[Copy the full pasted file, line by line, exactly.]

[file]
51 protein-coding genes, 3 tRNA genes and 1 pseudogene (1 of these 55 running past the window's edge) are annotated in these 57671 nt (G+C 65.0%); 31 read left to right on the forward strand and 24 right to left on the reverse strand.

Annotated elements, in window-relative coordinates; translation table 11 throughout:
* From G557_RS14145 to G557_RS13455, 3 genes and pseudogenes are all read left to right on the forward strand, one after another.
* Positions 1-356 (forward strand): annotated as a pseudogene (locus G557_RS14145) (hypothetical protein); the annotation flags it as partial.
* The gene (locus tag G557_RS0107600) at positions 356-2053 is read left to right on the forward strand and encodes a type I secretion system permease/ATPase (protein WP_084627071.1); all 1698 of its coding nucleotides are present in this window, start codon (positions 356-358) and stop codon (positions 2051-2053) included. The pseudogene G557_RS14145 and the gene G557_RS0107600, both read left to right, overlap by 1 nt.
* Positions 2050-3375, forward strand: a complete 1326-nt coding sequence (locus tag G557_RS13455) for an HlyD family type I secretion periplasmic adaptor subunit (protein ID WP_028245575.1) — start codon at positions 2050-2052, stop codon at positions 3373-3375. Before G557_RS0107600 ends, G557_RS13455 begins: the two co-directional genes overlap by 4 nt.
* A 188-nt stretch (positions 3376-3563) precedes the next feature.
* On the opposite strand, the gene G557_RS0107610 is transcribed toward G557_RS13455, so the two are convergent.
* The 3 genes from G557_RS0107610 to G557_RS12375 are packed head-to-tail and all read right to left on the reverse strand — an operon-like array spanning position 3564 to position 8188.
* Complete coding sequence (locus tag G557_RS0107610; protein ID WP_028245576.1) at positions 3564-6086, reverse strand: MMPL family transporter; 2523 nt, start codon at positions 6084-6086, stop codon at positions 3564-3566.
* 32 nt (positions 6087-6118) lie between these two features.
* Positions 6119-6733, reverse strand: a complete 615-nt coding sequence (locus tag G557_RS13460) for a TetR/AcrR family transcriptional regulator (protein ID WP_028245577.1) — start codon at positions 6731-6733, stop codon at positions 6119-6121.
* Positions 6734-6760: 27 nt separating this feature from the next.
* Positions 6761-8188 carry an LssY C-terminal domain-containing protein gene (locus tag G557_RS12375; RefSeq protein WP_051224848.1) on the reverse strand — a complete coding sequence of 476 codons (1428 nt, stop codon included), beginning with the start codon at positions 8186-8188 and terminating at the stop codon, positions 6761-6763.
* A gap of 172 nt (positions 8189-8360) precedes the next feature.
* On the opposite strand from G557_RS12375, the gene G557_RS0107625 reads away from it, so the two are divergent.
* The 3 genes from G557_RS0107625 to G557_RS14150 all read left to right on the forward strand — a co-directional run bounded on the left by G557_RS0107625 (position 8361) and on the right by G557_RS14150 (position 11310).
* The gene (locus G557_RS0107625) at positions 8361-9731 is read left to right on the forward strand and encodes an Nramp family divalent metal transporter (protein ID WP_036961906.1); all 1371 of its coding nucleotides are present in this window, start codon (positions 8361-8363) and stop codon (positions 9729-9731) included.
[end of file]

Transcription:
51 protein-coding genes, 3 tRNA genes and 1 pseudogene (1 of these 55 running past the window's edge) are annotated in these 57671 nt (G+C 65.0%); 31 read left to right on the forward strand and 24 right to left on the reverse strand.

Annotated elements, in window-relative coordinates; translation table 11 throughout:
* From G557_RS14145 to G557_RS13455, 3 genes and pseudogenes are all read left to right on the forward strand, one after another.
* Positions 1-356 (forward strand): annotated as a pseudogene (locus G557_RS14145) (hypothetical protein); the annotation flags it as partial.
* The gene (locus tag G557_RS0107600) at positions 356-2053 is read left to right on the forward strand and encodes a type I secretion system permease/ATPase (protein WP_084627071.1); all 1698 of its coding nucleotides are present in this window, start codon (positions 356-358) and stop codon (positions 2051-2053) included. The pseudogene G557_RS14145 and the gene G557_RS0107600, both read left to right, overlap by 1 nt.
* Positions 2050-3375, forward strand: a complete 1326-nt coding sequence (locus tag G557_RS13455) for an HlyD family type I secretion periplasmic adaptor subunit (protein ID WP_028245575.1) — start codon at positions 2050-2052, stop codon at positions 3373-3375. Before G557_RS0107600 ends, G557_RS13455 begins: the two co-directional genes overlap by 4 nt.
* A 188-nt stretch (positions 3376-3563) precedes the next feature.
* On the opposite strand, the gene G557_RS0107610 is transcribed toward G557_RS13455, so the two are convergent.
* The 3 genes from G557_RS0107610 to G557_RS12375 are packed head-to-tail and all read right to left on the reverse strand — an operon-like array spanning position 3564 to position 8188.
* Complete coding sequence (locus tag G557_RS0107610; protein ID WP_028245576.1) at positions 3564-6086, reverse strand: MMPL family transporter; 2523 nt, start codon at positions 6084-6086, stop codon at positions 3564-3566.
* 32 nt (positions 6087-6118) lie between these two features.
* Positions 6119-6733, reverse strand: a complete 615-nt coding sequence (locus tag G557_RS13460) for a TetR/AcrR family transcriptional regulator (protein ID WP_028245577.1) — start codon at positions 6731-6733, stop codon at positions 6119-6121.
* Positions 6734-6760: 27 nt separating this feature from the next.
* Positions 6761-8188 carry an LssY C-terminal domain-containing protein gene (locus tag G557_RS12375; RefSeq protein WP_051224848.1) on the reverse strand — a complete coding sequence of 476 codons (1428 nt, stop codon included), beginning with the start codon at positions 8186-8188 and terminating at the stop codon, positions 6761-6763.
* A gap of 172 nt (positions 8189-8360) precedes the next feature.
* On the opposite strand from G557_RS12375, the gene G557_RS0107625 reads away from it, so the two are divergent.
* The 3 genes from G557_RS0107625 to G557_RS14150 all read left to right on the forward strand — a co-directional run bounded on the left by G557_RS0107625 (position 8361) and on the right by G557_RS14150 (position 11310).
* The gene (locus G557_RS0107625) at positions 8361-9731 is read left to right on the forward strand and encodes an Nramp family divalent metal transporter (protein ID WP_036961906.1); all 1371 of its coding nucleotides are present in this window, start codon (positions 8361-8363) and stop codon (positions 9729-9731) included.